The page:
Have you been talking about me? My ears haven’t been burning, but one of them has been itchy. I wondered what was going on with my ear canal, so I decided to look into it.
Ear Ye, Ear Ye
The ear canal or auditory canal, produces ear wax, technically known as cerumen, to keep the skin moist and acidic, trap dead skin, kill microbes, and keep out dust and bugs. A lack of ear wax could increases the chance of infection, or cause itching, which seems to be my problem. My doctor told me to add some mineral oil to my ears, and that sort of helps. But enough of my problems, let’s wax, if not poetically, at least scientifically, about cerumen.
Wax In, Wax Out
Some people have too much ear wax, which can block the ear canal and affect hearing. In Japan, having someone clean your ears is considered a sign of great intimacy and trust. If you don’t have a loved one to clean your ears, please don’t go sticking things in there yourself, even if it begins with a Q, because you could make things worse. And don't do ear candling either. Get a doctor to remove earwax and you’ll both be happier. In their 1992 paper, “Cerumen: its fascination and clinical importance: a review,” Hanger and Mulley wrote, “The removal of ear wax and subsequent improvement of hearing can be one of the most satisfying clinical experiences for patient and doctor alike.”
Ear wax is a combination of dead skin cells, sebum (the same oily stuff that builds up on your hair if you don’t wash it for a few days), and various waxes the ceruminous glands produce. Ceruminous glands are a specialized sweat gland, known as apocrine glands, which produce sweat containing fats and proteins.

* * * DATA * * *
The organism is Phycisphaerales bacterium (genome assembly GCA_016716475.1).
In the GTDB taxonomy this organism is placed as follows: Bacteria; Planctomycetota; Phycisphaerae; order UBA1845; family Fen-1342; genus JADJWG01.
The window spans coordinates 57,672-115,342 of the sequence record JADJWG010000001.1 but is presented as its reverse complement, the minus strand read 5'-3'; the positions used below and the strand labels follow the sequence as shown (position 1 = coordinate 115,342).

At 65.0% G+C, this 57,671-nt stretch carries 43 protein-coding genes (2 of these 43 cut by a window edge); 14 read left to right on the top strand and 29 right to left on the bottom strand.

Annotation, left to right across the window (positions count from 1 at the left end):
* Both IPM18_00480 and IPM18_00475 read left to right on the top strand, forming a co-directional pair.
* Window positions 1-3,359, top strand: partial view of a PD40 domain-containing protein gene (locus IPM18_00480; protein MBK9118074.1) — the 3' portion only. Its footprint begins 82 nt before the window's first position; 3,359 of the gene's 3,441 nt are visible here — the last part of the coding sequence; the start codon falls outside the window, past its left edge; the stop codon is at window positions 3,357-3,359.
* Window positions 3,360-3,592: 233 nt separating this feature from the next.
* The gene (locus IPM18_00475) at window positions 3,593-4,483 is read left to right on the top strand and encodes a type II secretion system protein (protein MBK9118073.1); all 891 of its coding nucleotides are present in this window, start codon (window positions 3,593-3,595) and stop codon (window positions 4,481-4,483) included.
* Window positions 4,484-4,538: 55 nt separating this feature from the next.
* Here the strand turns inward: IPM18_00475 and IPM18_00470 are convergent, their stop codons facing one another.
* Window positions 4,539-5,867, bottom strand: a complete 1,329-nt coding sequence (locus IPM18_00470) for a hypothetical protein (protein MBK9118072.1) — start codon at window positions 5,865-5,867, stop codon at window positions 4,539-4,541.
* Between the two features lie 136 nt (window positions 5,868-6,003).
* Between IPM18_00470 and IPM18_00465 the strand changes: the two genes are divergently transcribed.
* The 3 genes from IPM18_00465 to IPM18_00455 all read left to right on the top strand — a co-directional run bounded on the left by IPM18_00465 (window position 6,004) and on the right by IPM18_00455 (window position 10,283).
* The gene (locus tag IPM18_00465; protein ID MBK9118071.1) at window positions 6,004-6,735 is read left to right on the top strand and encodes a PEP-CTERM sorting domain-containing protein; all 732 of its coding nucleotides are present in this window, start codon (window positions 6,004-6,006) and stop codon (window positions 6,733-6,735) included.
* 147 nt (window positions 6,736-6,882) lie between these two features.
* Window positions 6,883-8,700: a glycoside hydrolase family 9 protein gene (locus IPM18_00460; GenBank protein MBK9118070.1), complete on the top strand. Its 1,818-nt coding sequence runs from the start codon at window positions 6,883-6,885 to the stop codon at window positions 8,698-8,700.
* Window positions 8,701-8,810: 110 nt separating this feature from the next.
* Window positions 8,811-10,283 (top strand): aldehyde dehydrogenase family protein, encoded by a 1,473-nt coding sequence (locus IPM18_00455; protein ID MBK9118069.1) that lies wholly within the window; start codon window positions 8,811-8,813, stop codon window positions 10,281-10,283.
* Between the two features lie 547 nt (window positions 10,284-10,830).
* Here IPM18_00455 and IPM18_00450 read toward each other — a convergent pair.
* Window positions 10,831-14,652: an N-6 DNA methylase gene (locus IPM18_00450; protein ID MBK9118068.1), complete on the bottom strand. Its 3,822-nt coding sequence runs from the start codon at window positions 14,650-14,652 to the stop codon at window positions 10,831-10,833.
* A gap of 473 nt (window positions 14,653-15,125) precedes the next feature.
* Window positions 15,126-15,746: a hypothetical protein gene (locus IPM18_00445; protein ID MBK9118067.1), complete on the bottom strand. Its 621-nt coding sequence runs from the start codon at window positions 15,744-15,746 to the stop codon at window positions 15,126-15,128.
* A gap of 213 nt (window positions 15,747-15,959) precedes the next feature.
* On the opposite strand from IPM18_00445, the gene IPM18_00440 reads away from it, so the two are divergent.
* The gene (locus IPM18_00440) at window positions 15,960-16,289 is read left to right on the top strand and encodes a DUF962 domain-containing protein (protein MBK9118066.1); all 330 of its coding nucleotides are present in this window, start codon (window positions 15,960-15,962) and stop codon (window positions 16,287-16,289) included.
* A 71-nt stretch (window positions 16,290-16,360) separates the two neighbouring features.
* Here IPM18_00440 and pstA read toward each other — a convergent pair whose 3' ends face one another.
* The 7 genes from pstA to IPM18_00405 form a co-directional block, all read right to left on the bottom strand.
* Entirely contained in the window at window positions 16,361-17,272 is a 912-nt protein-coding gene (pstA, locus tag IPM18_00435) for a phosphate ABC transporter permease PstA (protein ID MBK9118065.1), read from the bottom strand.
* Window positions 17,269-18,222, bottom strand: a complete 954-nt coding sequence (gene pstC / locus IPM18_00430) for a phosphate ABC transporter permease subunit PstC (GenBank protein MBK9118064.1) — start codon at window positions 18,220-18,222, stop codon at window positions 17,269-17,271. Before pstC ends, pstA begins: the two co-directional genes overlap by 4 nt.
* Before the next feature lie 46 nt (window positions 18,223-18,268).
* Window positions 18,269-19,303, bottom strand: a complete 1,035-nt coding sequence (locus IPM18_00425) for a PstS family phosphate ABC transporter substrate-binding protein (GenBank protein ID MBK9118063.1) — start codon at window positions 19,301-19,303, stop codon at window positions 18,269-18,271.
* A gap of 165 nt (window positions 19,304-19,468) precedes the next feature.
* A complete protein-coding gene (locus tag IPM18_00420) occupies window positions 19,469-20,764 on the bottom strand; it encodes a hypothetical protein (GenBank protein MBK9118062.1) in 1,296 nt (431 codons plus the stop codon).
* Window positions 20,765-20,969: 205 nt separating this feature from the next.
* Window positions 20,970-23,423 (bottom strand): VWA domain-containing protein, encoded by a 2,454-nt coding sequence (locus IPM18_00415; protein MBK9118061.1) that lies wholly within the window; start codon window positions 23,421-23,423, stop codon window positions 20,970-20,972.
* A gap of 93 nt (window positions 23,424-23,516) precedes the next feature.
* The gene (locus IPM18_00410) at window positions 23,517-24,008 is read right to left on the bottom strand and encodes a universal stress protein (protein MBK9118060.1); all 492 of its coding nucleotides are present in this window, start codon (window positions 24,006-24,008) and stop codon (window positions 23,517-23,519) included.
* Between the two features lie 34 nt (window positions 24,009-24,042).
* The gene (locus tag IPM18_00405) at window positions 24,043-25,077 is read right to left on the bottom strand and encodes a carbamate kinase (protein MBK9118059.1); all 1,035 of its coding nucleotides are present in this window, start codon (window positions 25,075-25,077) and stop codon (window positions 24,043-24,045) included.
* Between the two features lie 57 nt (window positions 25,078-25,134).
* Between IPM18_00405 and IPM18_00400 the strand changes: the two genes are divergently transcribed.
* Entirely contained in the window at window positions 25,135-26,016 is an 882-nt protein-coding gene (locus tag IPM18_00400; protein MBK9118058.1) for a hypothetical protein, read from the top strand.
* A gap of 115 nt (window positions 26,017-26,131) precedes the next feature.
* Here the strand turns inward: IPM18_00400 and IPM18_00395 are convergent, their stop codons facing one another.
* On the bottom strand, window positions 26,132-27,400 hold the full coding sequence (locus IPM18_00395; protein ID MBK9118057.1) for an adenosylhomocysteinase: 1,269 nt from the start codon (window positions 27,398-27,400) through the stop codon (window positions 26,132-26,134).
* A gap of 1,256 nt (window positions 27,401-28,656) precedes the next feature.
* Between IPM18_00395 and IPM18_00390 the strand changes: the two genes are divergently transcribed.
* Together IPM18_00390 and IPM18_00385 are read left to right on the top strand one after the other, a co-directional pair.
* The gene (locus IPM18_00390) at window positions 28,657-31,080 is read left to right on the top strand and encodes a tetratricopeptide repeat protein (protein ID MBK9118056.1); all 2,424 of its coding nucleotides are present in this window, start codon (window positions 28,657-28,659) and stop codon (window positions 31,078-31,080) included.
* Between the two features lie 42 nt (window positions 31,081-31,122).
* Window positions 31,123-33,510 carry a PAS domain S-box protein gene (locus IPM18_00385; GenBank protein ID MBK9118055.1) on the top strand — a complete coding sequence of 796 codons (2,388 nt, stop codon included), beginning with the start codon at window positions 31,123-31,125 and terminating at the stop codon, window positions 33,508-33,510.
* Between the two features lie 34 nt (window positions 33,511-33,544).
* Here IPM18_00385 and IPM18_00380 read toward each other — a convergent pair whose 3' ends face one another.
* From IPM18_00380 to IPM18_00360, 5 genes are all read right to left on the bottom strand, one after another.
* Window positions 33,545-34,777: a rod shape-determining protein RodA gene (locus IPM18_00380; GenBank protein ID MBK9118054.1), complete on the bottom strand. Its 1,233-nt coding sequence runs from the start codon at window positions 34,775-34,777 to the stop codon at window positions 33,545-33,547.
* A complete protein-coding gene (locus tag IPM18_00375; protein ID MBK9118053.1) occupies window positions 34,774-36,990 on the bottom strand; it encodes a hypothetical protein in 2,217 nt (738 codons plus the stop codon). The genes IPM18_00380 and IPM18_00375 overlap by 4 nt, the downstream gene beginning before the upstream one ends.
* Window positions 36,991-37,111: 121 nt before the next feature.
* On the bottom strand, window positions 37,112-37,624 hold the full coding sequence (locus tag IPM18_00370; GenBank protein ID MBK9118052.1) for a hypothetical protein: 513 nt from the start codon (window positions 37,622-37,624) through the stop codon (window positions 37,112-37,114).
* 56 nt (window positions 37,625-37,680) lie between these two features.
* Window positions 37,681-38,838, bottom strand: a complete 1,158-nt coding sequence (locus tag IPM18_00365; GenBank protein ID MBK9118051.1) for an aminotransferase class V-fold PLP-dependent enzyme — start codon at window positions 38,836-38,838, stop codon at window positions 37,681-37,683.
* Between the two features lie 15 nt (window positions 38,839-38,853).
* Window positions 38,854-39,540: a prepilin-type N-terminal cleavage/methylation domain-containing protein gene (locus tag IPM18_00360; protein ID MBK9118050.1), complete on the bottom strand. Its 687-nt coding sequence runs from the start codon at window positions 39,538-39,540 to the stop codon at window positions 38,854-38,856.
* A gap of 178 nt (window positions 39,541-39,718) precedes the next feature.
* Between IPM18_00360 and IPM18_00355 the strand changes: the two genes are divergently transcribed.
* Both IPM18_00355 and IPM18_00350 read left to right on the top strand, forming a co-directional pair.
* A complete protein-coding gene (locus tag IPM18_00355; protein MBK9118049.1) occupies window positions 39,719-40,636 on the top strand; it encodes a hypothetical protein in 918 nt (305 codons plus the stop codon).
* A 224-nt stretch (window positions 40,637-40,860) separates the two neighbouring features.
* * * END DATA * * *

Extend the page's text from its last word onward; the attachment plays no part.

Two Kinds of People
Uniting people is better than dividing them, but when it comes to ear wax, the world really is divided in two kinds of people — those with wet ear wax and those with dry. The difference has been connected to a single gene ABCC11 with two alleles or forms. The difference of a single base in the DNA sequence results in a single difference in the amino acids of the protein ABCC11. A rarer form of the dry wax form involves a longer missing sequence of genetic code. The wet wax form is dominant over the dry, so people with wet ear wax may also have one allele for the dry wax. That's why two people with wet ear wax could have a kid with dry earwax.
Humans began leaving Africa about 70,000 years ago with wet ear wax and this form is still the most common in people with European and African roots. The dry wax allele arose about 50,000 years ago in Asia according to computer simulations. The spread of the dry wax form suggests that gene had some selective advantage in northern Asia, where the dry wax form is most common. Other parts of the world tend to have in-between frequencies.
The Gland Scheme
Both forms of earwax seem to be able to fight bacteria, and ear problems are not usually serious enough for ear wax to be considered an evolutionary game changer. So the evolution of the two ABCC11 alleles maybe related to their effects on other apocrine glands.
The Scent of a Person
Some arm pit sweat glands are also apocrine glands. Dry ear wax has been associated with cooler climates, so the gene may affect heat regulation. Those with wet ear wax also tend to produce sweat that skin bacteria can turn into chemicals associated with body odour. Those with dry ear wax tend to lack, or have less of, the ABCC11 protein. Body odour has been associated with sexual preferences, so perhaps it could play a part in evolution as well.
Mammary glands are also apocrine glands. Women with wet ear wax are more likely to produce colostrum, the first breast milk produced in humans and other mammals right after childbirth, and produce more of it. Colostrum is supposed to help a newborn's health. But the ABCC11 allele which results in wet earwax may also have an association with breast cancer probability.